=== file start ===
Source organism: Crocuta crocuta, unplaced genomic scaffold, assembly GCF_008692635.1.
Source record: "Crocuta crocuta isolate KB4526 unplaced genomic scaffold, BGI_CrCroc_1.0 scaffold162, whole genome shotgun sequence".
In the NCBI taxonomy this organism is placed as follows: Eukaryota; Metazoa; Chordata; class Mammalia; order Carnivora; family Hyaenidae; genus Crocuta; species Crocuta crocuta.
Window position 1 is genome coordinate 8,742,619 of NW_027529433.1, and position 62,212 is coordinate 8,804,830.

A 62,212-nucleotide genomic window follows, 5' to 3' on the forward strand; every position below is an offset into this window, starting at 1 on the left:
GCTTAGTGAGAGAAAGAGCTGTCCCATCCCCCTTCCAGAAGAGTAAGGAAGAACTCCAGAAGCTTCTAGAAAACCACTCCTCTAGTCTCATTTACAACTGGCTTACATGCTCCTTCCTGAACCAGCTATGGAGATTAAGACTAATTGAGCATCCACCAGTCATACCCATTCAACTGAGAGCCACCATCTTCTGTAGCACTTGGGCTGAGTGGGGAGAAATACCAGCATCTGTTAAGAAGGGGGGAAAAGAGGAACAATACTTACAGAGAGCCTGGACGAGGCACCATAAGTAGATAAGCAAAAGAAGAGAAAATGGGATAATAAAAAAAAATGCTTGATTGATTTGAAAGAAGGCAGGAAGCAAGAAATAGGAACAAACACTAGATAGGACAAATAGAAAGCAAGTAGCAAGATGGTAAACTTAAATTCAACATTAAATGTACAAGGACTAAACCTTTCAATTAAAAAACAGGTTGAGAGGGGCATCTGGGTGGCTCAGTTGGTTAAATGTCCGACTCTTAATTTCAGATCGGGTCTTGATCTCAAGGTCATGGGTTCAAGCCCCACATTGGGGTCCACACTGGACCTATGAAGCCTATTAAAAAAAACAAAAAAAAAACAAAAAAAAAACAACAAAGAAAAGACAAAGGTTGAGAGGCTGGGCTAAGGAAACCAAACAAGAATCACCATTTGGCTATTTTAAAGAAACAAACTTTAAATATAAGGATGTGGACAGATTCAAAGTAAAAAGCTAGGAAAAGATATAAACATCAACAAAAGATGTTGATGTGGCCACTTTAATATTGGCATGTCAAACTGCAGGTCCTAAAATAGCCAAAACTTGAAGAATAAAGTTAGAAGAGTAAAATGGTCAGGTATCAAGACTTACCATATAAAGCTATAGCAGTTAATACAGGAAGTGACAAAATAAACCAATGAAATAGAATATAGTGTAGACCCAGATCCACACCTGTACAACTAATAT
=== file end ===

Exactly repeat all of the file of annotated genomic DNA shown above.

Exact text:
Source organism: Crocuta crocuta, unplaced genomic scaffold, assembly GCF_008692635.1.
Source record: "Crocuta crocuta isolate KB4526 unplaced genomic scaffold, BGI_CrCroc_1.0 scaffold162, whole genome shotgun sequence".
In the NCBI taxonomy this organism is placed as follows: Eukaryota; Metazoa; Chordata; class Mammalia; order Carnivora; family Hyaenidae; genus Crocuta; species Crocuta crocuta.
Window position 1 is genome coordinate 8,742,619 of NW_027529433.1, and position 62,212 is coordinate 8,804,830.

A 62,212-nucleotide genomic window follows, 5' to 3' on the forward strand; every position below is an offset into this window, starting at 1 on the left:
GCTTAGTGAGAGAAAGAGCTGTCCCATCCCCCTTCCAGAAGAGTAAGGAAGAACTCCAGAAGCTTCTAGAAAACCACTCCTCTAGTCTCATTTACAACTGGCTTACATGCTCCTTCCTGAACCAGCTATGGAGATTAAGACTAATTGAGCATCCACCAGTCATACCCATTCAACTGAGAGCCACCATCTTCTGTAGCACTTGGGCTGAGTGGGGAGAAATACCAGCATCTGTTAAGAAGGGGGGAAAAGAGGAACAATACTTACAGAGAGCCTGGACGAGGCACCATAAGTAGATAAGCAAAAGAAGAGAAAATGGGATAATAAAAAAAAATGCTTGATTGATTTGAAAGAAGGCAGGAAGCAAGAAATAGGAACAAACACTAGATAGGACAAATAGAAAGCAAGTAGCAAGATGGTAAACTTAAATTCAACATTAAATGTACAAGGACTAAACCTTTCAATTAAAAAACAGGTTGAGAGGGGCATCTGGGTGGCTCAGTTGGTTAAATGTCCGACTCTTAATTTCAGATCGGGTCTTGATCTCAAGGTCATGGGTTCAAGCCCCACATTGGGGTCCACACTGGACCTATGAAGCCTATTAAAAAAAACAAAAAAAAAACAAAAAAAAAACAACAAAGAAAAGACAAAGGTTGAGAGGCTGGGCTAAGGAAACCAAACAAGAATCACCATTTGGCTATTTTAAAGAAACAAACTTTAAATATAAGGATGTGGACAGATTCAAAGTAAAAAGCTAGGAAAAGATATAAACATCAACAAAAGATGTTGATGTGGCCACTTTAATATTGGCATGTCAAACTGCAGGTCCTAAAATAGCCAAAACTTGAAGAATAAAGTTAGAAGAGTAAAATGGTCAGGTATCAAGACTTACCATATAAAGCTATAGCAGTTAATACAGGAAGTGACAAAATAAACCAATGAAATAGAATATAGTGTAGACCCAGATCCACACCTGTACAACTAATAT